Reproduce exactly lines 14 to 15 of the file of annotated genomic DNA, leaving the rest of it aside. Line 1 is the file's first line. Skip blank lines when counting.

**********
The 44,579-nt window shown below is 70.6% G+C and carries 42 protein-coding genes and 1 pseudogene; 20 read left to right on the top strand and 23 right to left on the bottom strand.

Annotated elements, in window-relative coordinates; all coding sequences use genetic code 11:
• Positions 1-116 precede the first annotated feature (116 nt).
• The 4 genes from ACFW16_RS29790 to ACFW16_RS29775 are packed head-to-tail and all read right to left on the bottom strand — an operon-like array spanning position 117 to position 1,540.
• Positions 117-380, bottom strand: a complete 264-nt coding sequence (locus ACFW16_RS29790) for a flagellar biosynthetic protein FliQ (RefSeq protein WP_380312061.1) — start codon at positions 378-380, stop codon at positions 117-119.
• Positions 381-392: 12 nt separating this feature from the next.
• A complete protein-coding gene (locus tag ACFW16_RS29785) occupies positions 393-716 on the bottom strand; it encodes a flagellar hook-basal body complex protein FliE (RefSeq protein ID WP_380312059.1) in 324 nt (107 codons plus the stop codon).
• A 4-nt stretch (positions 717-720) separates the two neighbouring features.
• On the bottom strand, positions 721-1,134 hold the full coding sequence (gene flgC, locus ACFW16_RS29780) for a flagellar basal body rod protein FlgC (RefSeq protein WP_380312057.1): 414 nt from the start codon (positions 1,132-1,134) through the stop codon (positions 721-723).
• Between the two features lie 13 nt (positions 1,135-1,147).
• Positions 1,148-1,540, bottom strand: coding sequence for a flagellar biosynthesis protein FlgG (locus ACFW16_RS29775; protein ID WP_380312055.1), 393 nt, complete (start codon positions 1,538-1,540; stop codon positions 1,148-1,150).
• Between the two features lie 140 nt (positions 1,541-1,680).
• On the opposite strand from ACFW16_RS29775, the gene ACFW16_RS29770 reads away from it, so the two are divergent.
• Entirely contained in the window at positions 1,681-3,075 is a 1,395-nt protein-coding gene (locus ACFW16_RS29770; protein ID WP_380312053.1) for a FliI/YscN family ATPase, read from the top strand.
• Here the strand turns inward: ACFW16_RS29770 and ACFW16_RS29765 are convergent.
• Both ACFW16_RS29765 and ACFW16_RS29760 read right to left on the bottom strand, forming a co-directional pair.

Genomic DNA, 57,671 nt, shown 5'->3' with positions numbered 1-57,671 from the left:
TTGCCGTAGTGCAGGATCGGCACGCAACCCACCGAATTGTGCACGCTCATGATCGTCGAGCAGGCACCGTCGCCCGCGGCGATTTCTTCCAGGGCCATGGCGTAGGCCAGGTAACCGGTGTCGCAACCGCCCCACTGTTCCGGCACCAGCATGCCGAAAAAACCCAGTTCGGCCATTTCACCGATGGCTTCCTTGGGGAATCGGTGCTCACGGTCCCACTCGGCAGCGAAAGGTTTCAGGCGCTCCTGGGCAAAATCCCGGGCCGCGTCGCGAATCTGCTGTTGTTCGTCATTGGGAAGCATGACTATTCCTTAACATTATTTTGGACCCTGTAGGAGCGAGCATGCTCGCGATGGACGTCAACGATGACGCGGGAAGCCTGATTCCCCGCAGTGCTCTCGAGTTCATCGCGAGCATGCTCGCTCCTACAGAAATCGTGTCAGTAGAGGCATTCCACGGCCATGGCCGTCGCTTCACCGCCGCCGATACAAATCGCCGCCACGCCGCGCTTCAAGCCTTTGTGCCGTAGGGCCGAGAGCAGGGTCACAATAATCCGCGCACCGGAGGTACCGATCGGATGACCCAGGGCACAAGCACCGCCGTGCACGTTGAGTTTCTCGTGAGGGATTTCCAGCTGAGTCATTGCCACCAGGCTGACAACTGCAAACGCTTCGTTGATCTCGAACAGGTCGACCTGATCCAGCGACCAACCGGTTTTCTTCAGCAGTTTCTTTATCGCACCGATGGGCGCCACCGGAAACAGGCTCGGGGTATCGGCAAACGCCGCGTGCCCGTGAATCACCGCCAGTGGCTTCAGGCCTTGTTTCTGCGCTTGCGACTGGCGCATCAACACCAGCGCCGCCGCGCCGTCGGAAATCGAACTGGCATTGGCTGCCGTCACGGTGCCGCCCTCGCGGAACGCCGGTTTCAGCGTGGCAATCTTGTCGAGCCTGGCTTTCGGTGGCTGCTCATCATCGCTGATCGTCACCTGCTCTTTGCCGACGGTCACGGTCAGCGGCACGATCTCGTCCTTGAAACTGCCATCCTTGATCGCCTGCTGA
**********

• Entirely contained in the window at positions 1,681-3,075 is a 1,395-nt protein-coding gene (locus ACFW16_RS29770; protein ID WP_380312053.1) for a FliI/YscN family ATPase, read from the top strand.
• Here the strand turns inward: ACFW16_RS29770 and ACFW16_RS29765 are convergent.